pointers and parallel ports

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Is there any way to set the address for a pointer like this for example:  
int *mypointer;
mypointer = 0x0378;

I figured you might be able to manipulate say a led connected to the parallel port if I could just get this working. I've checked around the net and found that there should be functions called out/inp or outportb/inportb but those functions don't exist in my conio.h that come with Dev-C++ 5.

Any ideas?
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For direct pointer setup try following code:
int *mypointer;
mypointer = (int *)0x0378;

If you are programming under Win32, port input and output function are locked for this mode. In order to perform communication through varianous communication functions like TransmitCommChar and WaitCommEvent. With CreateFile function it is possible to open port for communication.
C++Builder help describes how to open communication port:
<i>Communications Resources
The CreateFile function can create a handle to a communications resource, such as the serial port COM1. For communications resources, the dwCreationDistribution parameter must be OPEN_EXISTING, and the hTemplate parameter must be NULL. Read, write, or read-write access can be specified, and the handle can be opened for overlapped I/O.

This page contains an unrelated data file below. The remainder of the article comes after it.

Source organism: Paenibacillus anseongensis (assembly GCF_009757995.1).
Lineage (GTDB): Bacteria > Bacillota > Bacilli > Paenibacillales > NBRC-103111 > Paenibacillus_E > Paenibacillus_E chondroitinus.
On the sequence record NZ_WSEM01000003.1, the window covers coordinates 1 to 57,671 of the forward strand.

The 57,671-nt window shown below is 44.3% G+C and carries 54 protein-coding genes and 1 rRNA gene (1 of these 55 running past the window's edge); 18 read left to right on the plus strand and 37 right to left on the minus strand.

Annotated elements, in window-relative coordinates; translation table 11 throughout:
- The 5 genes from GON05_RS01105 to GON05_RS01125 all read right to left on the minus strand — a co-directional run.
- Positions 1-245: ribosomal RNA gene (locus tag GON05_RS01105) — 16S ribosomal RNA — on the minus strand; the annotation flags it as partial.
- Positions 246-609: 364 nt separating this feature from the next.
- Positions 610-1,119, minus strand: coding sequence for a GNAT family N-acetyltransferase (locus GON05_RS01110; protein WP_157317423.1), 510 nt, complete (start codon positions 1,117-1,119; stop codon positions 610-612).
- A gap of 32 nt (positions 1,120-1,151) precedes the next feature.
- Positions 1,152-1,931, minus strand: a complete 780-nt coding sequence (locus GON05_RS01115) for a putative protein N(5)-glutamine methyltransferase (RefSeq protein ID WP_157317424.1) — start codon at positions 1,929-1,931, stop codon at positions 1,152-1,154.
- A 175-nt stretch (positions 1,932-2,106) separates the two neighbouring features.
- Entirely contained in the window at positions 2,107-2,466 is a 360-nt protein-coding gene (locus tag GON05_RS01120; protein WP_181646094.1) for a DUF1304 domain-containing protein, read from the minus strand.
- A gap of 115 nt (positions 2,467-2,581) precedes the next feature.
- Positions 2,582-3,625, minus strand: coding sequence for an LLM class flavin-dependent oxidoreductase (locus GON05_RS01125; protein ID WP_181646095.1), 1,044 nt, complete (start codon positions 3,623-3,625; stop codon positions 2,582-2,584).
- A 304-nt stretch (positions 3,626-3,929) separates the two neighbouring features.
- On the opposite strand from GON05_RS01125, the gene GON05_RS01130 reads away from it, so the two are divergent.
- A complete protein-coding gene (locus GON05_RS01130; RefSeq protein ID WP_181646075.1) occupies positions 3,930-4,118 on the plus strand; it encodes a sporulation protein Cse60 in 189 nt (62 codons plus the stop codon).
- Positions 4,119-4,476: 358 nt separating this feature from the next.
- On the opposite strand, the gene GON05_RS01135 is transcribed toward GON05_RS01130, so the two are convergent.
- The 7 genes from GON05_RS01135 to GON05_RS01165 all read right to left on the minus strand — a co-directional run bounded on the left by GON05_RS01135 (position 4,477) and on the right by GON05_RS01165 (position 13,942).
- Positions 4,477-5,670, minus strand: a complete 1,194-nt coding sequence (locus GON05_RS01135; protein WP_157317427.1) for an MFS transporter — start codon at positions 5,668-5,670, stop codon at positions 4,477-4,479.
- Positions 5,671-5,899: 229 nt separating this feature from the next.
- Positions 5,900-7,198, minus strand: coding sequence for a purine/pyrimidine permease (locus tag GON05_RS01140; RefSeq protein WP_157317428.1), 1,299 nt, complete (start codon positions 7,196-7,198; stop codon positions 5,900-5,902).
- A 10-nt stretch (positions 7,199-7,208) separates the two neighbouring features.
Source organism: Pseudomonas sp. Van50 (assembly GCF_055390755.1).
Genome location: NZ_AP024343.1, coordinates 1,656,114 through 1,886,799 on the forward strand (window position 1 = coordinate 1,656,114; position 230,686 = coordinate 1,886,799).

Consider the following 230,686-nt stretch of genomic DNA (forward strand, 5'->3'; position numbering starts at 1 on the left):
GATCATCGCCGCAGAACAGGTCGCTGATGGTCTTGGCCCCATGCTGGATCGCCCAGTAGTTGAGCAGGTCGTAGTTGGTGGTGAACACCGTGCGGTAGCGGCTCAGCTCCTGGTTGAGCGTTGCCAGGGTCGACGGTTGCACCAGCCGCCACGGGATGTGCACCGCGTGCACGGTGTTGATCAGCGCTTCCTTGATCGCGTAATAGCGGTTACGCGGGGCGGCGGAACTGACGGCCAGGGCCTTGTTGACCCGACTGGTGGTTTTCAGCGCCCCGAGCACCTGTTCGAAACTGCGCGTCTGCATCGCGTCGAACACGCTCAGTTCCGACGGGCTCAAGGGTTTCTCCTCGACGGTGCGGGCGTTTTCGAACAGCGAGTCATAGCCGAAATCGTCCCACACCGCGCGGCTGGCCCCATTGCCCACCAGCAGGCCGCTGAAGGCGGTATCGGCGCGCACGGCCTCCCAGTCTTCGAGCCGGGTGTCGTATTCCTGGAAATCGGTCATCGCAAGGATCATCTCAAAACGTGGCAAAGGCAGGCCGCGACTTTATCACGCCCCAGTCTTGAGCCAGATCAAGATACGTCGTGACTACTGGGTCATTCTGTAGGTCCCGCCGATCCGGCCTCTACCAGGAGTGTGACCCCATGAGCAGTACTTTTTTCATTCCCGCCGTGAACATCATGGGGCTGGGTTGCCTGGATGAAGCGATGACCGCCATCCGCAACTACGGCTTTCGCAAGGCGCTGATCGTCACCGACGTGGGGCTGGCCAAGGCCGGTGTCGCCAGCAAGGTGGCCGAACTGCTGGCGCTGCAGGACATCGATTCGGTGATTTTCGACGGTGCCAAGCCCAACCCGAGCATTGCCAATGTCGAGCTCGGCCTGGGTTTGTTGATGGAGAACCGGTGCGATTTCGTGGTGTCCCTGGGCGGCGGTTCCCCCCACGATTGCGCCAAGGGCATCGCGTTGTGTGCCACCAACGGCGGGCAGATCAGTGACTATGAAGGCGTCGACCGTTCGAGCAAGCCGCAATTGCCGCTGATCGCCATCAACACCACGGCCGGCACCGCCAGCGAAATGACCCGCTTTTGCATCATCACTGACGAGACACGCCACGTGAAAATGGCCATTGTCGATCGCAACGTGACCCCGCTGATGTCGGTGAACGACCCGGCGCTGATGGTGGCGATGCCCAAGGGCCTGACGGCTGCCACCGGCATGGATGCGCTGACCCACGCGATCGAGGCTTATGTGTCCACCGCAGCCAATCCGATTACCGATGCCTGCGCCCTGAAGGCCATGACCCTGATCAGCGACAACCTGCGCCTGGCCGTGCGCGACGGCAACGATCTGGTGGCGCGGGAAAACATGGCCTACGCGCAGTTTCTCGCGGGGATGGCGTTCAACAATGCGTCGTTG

A communications resource is a physical or logical device that provides a single bidirectional, asynchronous data stream. Serial ports, parallel ports, fax machines, and modems are examples of communications resources. For each communications resource, there is a service provider, consisting of a library or driver, that enables applications to access the resource.</i>

For DOS programs you can use inline assembly insertion, which allows executing input and output port operations.
Example of assembly command which is used with 'asm' directive:
in al, dx
in al, 220h
out dx, al

i tried the code below on Dev-C++ and it worked at least for win98se.

unsigned short port ;
unsigned char value ;

int main(int argc, char *argv[])
  port = 0x378 ;
  value = 0xFF ;
    // write 0xFF to parallel-port
  __asm ("movw _port, %dx") ;
  __asm ("movb _value, %al") ;
  __asm ("outb %al, %dx") ;
  system("PAUSE") ;    
  return 0 ;

But Zanuda is right: this code surely won't work with win2000/nt/xp, because these have more restrictions on direct system access.
btw: pointers and ports mean different things: a pointer points to a memory location and ports are used to access external devices (eg. system timer, hard disk, ..).
the pc makes a difference here, but there are also systems, which map the io into the memory.

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